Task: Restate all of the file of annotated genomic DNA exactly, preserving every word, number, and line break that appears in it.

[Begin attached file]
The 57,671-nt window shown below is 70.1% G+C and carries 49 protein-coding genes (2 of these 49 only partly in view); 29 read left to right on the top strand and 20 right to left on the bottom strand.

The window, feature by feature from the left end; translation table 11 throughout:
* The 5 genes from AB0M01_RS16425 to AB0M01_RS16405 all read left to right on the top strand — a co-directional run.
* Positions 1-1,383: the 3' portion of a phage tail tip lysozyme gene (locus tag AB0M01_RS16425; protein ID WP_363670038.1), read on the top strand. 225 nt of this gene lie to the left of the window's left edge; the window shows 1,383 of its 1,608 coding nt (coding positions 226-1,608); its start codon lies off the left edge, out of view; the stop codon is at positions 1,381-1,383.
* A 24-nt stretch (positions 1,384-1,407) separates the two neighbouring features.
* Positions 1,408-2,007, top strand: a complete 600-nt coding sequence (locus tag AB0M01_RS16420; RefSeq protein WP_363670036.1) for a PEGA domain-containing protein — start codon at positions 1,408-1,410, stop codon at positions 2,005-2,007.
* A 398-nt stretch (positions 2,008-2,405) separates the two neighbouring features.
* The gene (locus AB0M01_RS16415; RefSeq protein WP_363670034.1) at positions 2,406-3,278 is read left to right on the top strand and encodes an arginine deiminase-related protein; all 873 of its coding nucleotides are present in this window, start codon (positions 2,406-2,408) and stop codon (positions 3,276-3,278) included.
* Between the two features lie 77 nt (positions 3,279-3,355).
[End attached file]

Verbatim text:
The 57,671-nt window shown below is 70.1% G+C and carries 49 protein-coding genes (2 of these 49 only partly in view); 29 read left to right on the top strand and 20 right to left on the bottom strand.

The window, feature by feature from the left end; translation table 11 throughout:
* The 5 genes from AB0M01_RS16425 to AB0M01_RS16405 all read left to right on the top strand — a co-directional run.
* Positions 1-1,383: the 3' portion of a phage tail tip lysozyme gene (locus tag AB0M01_RS16425; protein ID WP_363670038.1), read on the top strand. 225 nt of this gene lie to the left of the window's left edge; the window shows 1,383 of its 1,608 coding nt (coding positions 226-1,608); its start codon lies off the left edge, out of view; the stop codon is at positions 1,381-1,383.
* A 24-nt stretch (positions 1,384-1,407) separates the two neighbouring features.
* Positions 1,408-2,007, top strand: a complete 600-nt coding sequence (locus tag AB0M01_RS16420; RefSeq protein WP_363670036.1) for a PEGA domain-containing protein — start codon at positions 1,408-1,410, stop codon at positions 2,005-2,007.
* A 398-nt stretch (positions 2,008-2,405) separates the two neighbouring features.
* The gene (locus AB0M01_RS16415; RefSeq protein WP_363670034.1) at positions 2,406-3,278 is read left to right on the top strand and encodes an arginine deiminase-related protein; all 873 of its coding nucleotides are present in this window, start codon (positions 2,406-2,408) and stop codon (positions 3,276-3,278) included.
* Between the two features lie 77 nt (positions 3,279-3,355).